Recently, I was walking my dog before heading into work. I was on a quiet residential street near our house when a good friend of mine drove by. Due to my busy travel schedule, we had been playing phone tag for weeks and hadn’t seen each other in person in at least a few months. As soon as she saw me walking, she pulled her car over, jumped out and gave me a big hug.
As we stood on the side of the road for all of about 5 minutes, we noticed 5 cars drive by. Each driver either scowled at us or threw up their hands in despair because maneuvering around my friend’s car added about 5 seconds to their morning commute. You would’ve thought we had set up chaise lounge chairs in the middle of I-70 by the looks we were given for chatting on a quiet 15mph road.
In each instance, the driver had a choice, they could bask in the warmth of positive emotions as two friends took a few minutes out of their busy lives to catch up, or they could curse us under their breath as they were mildly inconvenienced by having to veer a grand total of about 5 inches to the left to get around us.
Our choices have consequences.
The choice to frown in disapproval probably had more of an impact on them than just etching angry wrinkles into their faces. They were setting the tone, first thing in the morning, for finding more things to be annoyed about throughout their day.
Researcher Barbara Fredrickson has done extensive research on how positive vs negative emotions impact our actions. Negative emotions narrow our focus to a specific action. It’s why when you’re annoyed on the road, your specific action might be to flip someone the bird, honk a horn or make passive aggressive faces driving by. Negative emotions are harder to recover from. They stick around longer, ramping up our limbic systems so that we become hyper-focused on even more small offenses and inconveniences.
Those drivers probably showed up at work thoroughly irritated by the incident only to find more things wrong with their day. This likely decreased their cognitive resources while increasing their overall allostatic (stress) load.
Positive emotions, on the other hand, broaden and build. They open us up to possibility, engagement, collaboration and innovation. They quiet our limbic system giving us full access to the range of executive abilities housed in our prefrontal cortex. If a driver had decided to interpret our reunion as something positive, they might have called an old friend to set up a lunch date, then showed up at work all jacked up on the wellbeing effects of oxytocin and spread their good mood far and wide during their client and co-worker interactions throughout the day.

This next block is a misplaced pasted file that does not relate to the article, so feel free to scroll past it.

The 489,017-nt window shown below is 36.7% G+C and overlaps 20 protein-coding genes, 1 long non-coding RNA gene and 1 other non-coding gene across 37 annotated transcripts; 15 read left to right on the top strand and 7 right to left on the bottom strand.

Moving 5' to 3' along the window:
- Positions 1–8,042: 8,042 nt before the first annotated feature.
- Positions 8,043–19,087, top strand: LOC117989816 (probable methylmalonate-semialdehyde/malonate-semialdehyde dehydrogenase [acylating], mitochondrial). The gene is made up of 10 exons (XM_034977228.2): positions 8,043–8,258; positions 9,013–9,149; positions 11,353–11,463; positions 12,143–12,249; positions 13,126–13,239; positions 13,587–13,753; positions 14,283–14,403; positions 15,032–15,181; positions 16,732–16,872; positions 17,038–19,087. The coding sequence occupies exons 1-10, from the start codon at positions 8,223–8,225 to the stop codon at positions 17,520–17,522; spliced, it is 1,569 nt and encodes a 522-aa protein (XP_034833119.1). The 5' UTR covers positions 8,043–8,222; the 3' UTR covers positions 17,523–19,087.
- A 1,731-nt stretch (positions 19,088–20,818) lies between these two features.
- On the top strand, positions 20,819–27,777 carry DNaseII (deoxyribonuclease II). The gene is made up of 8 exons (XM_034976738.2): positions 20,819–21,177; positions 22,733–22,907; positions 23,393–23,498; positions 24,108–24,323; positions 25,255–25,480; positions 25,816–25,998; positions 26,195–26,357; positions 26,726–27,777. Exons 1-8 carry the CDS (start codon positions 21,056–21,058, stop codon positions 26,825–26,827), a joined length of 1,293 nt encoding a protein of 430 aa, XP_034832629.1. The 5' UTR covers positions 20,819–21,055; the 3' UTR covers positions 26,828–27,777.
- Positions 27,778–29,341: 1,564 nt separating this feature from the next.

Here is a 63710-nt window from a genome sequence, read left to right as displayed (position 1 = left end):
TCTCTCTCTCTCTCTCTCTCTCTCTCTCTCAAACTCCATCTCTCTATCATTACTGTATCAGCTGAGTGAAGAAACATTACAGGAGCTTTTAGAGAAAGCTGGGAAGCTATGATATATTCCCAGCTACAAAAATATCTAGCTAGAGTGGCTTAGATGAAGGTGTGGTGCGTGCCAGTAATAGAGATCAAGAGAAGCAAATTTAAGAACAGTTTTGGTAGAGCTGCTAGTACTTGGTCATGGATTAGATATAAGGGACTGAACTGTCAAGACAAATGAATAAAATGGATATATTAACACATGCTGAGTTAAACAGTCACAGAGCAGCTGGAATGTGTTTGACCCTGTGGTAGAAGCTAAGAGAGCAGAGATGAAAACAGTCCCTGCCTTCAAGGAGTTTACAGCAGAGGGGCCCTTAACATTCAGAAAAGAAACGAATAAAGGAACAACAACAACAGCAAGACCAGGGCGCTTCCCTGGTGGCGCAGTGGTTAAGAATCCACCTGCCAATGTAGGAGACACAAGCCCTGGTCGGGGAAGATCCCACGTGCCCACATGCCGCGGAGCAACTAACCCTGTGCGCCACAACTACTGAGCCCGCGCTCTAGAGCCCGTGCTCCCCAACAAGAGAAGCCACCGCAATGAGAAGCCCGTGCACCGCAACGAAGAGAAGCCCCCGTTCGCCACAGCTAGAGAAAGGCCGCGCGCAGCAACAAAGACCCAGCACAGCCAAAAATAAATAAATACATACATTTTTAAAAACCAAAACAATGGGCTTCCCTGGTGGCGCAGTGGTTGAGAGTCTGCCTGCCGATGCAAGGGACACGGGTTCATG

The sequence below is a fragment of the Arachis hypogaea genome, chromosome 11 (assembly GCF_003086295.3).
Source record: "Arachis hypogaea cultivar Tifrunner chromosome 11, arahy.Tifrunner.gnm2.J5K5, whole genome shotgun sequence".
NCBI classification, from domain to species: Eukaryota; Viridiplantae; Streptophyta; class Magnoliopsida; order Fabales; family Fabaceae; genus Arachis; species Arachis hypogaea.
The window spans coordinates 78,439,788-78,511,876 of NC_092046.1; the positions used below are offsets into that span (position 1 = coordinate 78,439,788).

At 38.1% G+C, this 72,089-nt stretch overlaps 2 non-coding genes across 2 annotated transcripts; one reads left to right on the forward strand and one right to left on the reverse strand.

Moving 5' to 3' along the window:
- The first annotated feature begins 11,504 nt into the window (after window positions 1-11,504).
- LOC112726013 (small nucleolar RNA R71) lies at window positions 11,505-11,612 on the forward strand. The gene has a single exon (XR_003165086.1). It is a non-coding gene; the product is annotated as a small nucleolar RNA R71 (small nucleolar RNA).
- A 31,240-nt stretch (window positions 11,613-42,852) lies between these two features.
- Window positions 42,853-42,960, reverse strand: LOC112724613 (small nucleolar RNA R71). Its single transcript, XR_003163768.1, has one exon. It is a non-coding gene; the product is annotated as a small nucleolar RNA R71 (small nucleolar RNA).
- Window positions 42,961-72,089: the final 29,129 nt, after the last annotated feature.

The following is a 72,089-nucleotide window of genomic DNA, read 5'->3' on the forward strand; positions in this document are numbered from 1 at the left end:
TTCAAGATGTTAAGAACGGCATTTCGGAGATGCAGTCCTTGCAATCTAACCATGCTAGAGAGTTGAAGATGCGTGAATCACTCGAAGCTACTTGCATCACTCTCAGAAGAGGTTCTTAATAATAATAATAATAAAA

While we might convince ourselves that we don’t have a choice in how we act, current research in mindfulness shows us we do. Mindfulness is the tool that gives our brain a pause long enough to make a conscious choice rather than a reactive one. A consistent mindfulness practice enables us to have a tiny bit of space between what we are seeing and how we want to respond.
And, in any given moment, we can make a choice that will enhance our day rather than diminish it.
I was just in New York City last week to give a keynote at a financial organization. As I was packing for my trip, I was hearing non-stop freak-outs about Winter Storm Stella hitting the area. My news feed filled up with frantic reports of panicked people cleaning out grocery shelves of bread and milk. I felt my own stress response kick into high gear going through all kinds of frenzied worst-case travel scenarios. By the time my limbic system was through one news report, it was telling me to shut down my company, vowing that I should never travel, again.
Then, as I was obsessively scrolling between the airline and weather app, I took a pause and ended up stumbling upon a photo of a father and daughter sledding down 26th street. No bread, milk or worried faces; they chose to meet panic with play and glided happily down what is usually a busy Manhattan street.
Seeing this photo shifted me out of my panic. This father/daughter’s choice to respond to winter storm Stella in a playful way helped me relax my limbic system, access my prefrontal cortex, again, and formulate several solid alternatives based on what I currently knew about the storm. 5 minutes earlier, I was ready to hide under my bed covers until July. Instead, I made the choice to focus on the positive, packed my bags, worked through plans A, B, and C and ended up having an easy travel day and a successful business trip to New York, after all.
So what choices are you making in your day?
Every day we are all faced with little choices that can have a big impact on our lives. If you’re feeling chronically annoyed or inconvenienced, can you choose to take a little pause (and a tiny 5-inch detour) into positivity, instead?
And if life feels like snowmageddon, instead of immediately going into panic mode, take a pause, then grab a sled and find a little playfulness in the storm.
Kristen Race, Ph.D.
and the Mindful Life Team
PS Last call for our Mindfulness and the Workplace course. It starts on April 3, 2017.